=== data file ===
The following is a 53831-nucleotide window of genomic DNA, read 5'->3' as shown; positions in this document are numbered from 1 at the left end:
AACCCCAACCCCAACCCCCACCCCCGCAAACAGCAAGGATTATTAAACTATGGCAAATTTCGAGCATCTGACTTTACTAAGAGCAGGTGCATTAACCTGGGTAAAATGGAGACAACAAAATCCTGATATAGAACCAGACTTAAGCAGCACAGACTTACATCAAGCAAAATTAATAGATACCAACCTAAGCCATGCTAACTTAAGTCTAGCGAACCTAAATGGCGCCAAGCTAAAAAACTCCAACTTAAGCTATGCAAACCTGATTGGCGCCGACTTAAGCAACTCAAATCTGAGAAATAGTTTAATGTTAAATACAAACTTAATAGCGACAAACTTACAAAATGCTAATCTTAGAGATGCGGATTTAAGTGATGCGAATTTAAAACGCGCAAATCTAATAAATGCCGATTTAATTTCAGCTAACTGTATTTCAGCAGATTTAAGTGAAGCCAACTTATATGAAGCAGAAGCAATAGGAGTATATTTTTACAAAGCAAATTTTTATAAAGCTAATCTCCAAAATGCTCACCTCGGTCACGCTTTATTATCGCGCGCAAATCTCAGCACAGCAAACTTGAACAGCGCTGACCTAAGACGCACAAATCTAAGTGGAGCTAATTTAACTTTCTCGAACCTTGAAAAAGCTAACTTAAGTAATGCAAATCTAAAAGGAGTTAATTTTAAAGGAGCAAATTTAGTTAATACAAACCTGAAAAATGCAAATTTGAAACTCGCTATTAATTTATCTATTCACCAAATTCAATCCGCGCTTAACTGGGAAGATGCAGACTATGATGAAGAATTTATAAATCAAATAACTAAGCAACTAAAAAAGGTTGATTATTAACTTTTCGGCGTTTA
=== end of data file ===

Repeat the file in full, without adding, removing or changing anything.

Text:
The following is a 53831-nucleotide window of genomic DNA, read 5'->3' as shown; positions in this document are numbered from 1 at the left end:
AACCCCAACCCCAACCCCCACCCCCGCAAACAGCAAGGATTATTAAACTATGGCAAATTTCGAGCATCTGACTTTACTAAGAGCAGGTGCATTAACCTGGGTAAAATGGAGACAACAAAATCCTGATATAGAACCAGACTTAAGCAGCACAGACTTACATCAAGCAAAATTAATAGATACCAACCTAAGCCATGCTAACTTAAGTCTAGCGAACCTAAATGGCGCCAAGCTAAAAAACTCCAACTTAAGCTATGCAAACCTGATTGGCGCCGACTTAAGCAACTCAAATCTGAGAAATAGTTTAATGTTAAATACAAACTTAATAGCGACAAACTTACAAAATGCTAATCTTAGAGATGCGGATTTAAGTGATGCGAATTTAAAACGCGCAAATCTAATAAATGCCGATTTAATTTCAGCTAACTGTATTTCAGCAGATTTAAGTGAAGCCAACTTATATGAAGCAGAAGCAATAGGAGTATATTTTTACAAAGCAAATTTTTATAAAGCTAATCTCCAAAATGCTCACCTCGGTCACGCTTTATTATCGCGCGCAAATCTCAGCACAGCAAACTTGAACAGCGCTGACCTAAGACGCACAAATCTAAGTGGAGCTAATTTAACTTTCTCGAACCTTGAAAAAGCTAACTTAAGTAATGCAAATCTAAAAGGAGTTAATTTTAAAGGAGCAAATTTAGTTAATACAAACCTGAAAAATGCAAATTTGAAACTCGCTATTAATTTATCTATTCACCAAATTCAATCCGCGCTTAACTGGGAAGATGCAGACTATGATGAAGAATTTATAAATCAAATAACTAAGCAACTAAAAAAGGTTGATTATTAACTTTTCGGCGTTTA